On July 17, MSF opened a new programme in Sarif Omra in the troubled North Darfur region of Sudan. Through this and a second project in Kebkabiya, MSF is providing primary and secondary healthcare covering essential needs such as therapeutic feeding for severely malnourished children and maternity care for pregnant women.
The urgency of the crisis has prompted MSF to charter a Boeing 747 to fly the necessary materials from Belgium to Sudan. The chartered plane, due to depart from Ostend on July 21, will carry 66 tonnes of goods including tents, hundreds of metres of plastic sheeting for shelter, vehicles, water and sanitation materials, as well as essential medicines. Also included are 13 tonnes of therapeutic food - enough to care for 400 severely malnourished children for three months.
According to Jerome Oberreit, an MSF co-ordinator for Sudan, "the aim is to provide care to an area which is mired in a catastrophic humanitarian crisis and to a people with no access to even the most basic medical facilities. Given the violent nature of the crisis in Darfur, we have added a capacity for minor surgery for war-wounded, in addition to essential operations such as Caesarean sections. Plus, with the real threat of disease outbreaks, the project will encompasses epidemic monitoring."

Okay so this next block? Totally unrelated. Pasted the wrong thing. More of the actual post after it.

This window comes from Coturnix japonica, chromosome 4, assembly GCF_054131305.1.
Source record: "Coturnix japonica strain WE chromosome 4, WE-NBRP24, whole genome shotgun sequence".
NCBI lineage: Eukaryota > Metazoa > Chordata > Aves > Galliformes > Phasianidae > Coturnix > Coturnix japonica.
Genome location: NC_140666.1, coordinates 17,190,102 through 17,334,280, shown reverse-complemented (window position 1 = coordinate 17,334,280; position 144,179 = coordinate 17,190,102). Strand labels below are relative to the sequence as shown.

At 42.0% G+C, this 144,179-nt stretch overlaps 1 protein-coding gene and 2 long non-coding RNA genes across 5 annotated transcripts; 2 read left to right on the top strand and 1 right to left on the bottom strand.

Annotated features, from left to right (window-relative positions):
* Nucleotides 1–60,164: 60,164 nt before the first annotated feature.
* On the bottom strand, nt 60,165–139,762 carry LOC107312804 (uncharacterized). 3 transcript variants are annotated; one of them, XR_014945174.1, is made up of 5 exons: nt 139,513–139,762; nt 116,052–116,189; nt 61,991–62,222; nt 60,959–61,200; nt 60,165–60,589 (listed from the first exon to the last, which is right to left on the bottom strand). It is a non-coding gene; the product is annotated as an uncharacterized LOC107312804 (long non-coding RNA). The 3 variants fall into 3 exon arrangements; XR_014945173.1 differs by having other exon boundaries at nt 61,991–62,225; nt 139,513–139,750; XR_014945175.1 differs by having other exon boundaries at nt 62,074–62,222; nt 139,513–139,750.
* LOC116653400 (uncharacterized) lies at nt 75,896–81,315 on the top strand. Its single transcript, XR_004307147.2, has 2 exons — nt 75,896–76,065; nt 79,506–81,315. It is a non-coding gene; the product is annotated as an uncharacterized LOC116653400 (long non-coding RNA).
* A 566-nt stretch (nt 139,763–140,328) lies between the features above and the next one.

"This is the second 'full charter' which we have sent to Sudan in recent weeks and it almost certainly won't be the last," explains Oberreit. "We are identifying new needs every day and the further we move from towns, the more we see devastation reaped by the conflict and the continuing lack of aid."
MSF has been working at this emergency in Darfur for over six months, with a total staff comprising of 121 expatriates working alongside over 2,000 Sudanese nationals to bring aid to areas spread across the whole of the region.
MSF has been present in Northern Sudan since the beginning of 2004. In early June, the first primary and secondary healthcare project opened in Kebkabiya, a town which due to the conflict has seen its population swell from 15,000 to over 80,000.